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Ariana Yanez Field Blog 3, July 1, 2019

Our last day of field excavation was June 25, and it brought a bittersweet feeling to me. I still wanted to excavate, but at the same time I missed home.  

Over these weeks, with Dr. Spenard’s coaching and guidance, my rusty classroom knowledge turned into valuable hands-on excavating skills. Participating in this field research in Belize definitely challenged me to get out of my comfort zone, physically and mentally. I learned how to pace myself to prevent dehydration, and I gained a lot of patience when collecting data on iPads for the first time. The experience and knowledge I gained in cave archeology and the Maya culture cannot be replicated anywhere else but here on site. All these honed skills and abilities will continue to help me in my archaeological career because they can be applied anywhere in the world.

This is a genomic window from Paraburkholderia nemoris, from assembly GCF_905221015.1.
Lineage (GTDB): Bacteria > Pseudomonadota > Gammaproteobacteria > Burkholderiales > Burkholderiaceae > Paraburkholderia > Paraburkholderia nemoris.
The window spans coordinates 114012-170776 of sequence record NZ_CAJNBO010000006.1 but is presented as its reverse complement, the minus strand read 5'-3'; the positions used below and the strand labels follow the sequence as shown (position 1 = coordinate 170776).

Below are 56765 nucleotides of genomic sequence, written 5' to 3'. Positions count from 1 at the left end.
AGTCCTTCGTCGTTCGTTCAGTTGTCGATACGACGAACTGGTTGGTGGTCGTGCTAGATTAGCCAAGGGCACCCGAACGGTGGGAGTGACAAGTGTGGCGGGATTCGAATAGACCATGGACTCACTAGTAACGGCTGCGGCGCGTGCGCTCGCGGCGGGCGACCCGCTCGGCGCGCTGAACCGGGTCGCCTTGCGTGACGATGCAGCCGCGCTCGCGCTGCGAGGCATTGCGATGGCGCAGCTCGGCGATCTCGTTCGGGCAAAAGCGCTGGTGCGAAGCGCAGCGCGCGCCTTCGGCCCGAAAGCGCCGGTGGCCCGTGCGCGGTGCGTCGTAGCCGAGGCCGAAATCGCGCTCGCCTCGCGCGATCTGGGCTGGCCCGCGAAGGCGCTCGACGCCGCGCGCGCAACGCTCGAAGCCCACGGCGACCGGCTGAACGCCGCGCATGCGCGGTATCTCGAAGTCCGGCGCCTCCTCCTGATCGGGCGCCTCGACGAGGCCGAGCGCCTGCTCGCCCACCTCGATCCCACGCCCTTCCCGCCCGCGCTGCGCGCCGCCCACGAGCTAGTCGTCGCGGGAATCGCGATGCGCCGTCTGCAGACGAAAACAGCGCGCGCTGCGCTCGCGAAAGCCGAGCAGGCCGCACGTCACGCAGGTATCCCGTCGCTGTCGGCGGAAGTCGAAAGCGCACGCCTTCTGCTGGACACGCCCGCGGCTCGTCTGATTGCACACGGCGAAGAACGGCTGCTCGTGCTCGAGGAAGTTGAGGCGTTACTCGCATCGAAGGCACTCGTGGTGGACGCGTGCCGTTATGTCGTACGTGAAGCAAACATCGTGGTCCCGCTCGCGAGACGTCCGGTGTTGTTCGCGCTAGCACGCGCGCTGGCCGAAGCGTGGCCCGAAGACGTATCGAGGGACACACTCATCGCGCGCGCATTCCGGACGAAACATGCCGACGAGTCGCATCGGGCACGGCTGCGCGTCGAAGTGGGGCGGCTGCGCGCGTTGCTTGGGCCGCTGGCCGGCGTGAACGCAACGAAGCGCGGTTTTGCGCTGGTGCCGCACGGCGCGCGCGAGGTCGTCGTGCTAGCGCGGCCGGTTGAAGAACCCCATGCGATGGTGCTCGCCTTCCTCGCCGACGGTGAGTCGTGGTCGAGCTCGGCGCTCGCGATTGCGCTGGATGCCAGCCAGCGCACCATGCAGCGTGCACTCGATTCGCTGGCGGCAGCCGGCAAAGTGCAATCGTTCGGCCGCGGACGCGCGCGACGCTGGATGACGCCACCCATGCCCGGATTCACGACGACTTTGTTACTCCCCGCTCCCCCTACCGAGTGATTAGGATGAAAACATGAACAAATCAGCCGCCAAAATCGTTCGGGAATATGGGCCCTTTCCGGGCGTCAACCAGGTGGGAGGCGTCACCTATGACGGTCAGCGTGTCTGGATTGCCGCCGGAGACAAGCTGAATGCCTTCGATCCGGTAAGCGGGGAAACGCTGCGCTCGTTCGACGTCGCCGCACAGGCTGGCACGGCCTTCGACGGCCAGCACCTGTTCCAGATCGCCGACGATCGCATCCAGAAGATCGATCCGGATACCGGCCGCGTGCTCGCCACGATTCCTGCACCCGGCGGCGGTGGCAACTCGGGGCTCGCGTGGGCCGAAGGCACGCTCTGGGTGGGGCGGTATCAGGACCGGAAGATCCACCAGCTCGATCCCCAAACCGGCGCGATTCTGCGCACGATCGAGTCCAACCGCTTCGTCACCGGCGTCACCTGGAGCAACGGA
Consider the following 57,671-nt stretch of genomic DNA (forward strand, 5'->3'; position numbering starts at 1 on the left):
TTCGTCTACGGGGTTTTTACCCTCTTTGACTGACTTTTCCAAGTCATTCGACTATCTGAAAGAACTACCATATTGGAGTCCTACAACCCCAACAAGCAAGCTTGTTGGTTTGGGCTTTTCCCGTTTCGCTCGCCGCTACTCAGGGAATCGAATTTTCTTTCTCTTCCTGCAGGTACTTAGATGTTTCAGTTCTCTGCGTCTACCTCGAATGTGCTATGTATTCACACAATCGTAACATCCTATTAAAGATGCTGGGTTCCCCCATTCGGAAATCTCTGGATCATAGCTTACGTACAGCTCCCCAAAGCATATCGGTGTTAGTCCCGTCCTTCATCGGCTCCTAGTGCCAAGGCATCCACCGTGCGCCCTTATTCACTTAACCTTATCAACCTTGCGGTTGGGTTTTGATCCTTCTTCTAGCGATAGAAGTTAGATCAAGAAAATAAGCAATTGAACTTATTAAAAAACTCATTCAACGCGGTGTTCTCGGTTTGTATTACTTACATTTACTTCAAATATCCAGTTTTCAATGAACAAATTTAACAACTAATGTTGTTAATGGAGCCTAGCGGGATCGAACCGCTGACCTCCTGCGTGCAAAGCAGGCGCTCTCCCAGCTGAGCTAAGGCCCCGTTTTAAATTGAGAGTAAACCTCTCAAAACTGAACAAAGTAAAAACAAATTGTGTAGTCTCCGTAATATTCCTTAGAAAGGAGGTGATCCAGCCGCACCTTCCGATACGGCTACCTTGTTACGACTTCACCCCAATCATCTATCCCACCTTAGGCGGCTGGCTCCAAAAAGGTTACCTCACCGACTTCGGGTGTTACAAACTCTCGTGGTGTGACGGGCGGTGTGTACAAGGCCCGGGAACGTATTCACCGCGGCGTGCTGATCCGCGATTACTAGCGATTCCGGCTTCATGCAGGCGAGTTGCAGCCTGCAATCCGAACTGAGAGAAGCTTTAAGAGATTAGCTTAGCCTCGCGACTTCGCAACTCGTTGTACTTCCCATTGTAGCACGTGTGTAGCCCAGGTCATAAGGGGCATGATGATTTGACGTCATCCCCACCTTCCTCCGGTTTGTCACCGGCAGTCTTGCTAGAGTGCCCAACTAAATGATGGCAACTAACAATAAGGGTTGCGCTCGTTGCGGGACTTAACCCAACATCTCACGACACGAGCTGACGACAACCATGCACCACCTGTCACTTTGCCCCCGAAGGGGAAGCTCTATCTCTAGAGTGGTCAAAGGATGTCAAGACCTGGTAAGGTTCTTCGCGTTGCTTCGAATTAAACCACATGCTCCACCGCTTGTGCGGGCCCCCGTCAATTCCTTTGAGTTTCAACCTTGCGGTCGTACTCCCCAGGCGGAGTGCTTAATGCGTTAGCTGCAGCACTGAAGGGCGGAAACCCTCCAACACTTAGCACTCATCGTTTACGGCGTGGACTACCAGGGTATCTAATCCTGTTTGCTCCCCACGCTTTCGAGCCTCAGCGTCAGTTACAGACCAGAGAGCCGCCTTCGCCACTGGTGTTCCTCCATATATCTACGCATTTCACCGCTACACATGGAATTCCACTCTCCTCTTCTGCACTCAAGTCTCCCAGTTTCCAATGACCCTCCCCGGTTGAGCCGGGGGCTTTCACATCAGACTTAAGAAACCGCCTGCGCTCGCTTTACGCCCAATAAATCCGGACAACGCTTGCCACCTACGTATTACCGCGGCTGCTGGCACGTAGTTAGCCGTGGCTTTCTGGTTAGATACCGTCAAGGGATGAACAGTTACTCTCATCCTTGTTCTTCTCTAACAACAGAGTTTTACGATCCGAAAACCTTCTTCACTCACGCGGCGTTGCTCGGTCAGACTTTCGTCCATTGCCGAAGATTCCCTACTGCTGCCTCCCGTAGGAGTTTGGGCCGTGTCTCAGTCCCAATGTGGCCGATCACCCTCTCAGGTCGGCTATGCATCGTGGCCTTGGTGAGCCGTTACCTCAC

Arian and Mike in a Maya plaza in the ancient city of Caracol.Ariana and Mike in a Maya plaza in the ancient city of Caracol. 
 

I would definitely recommend students to have a field experience before graduating. The only way a student will find out if they really want to work in the field in the future is to have an experience like this. Fieldwork is completely different than being in a classroom, and the only way students will truly understand is if they experience it themselves. Faculty benefit from these opportunities, too. The faculty will be able to learn from student experiences and fine tune future field schools by receiving feedback from their students.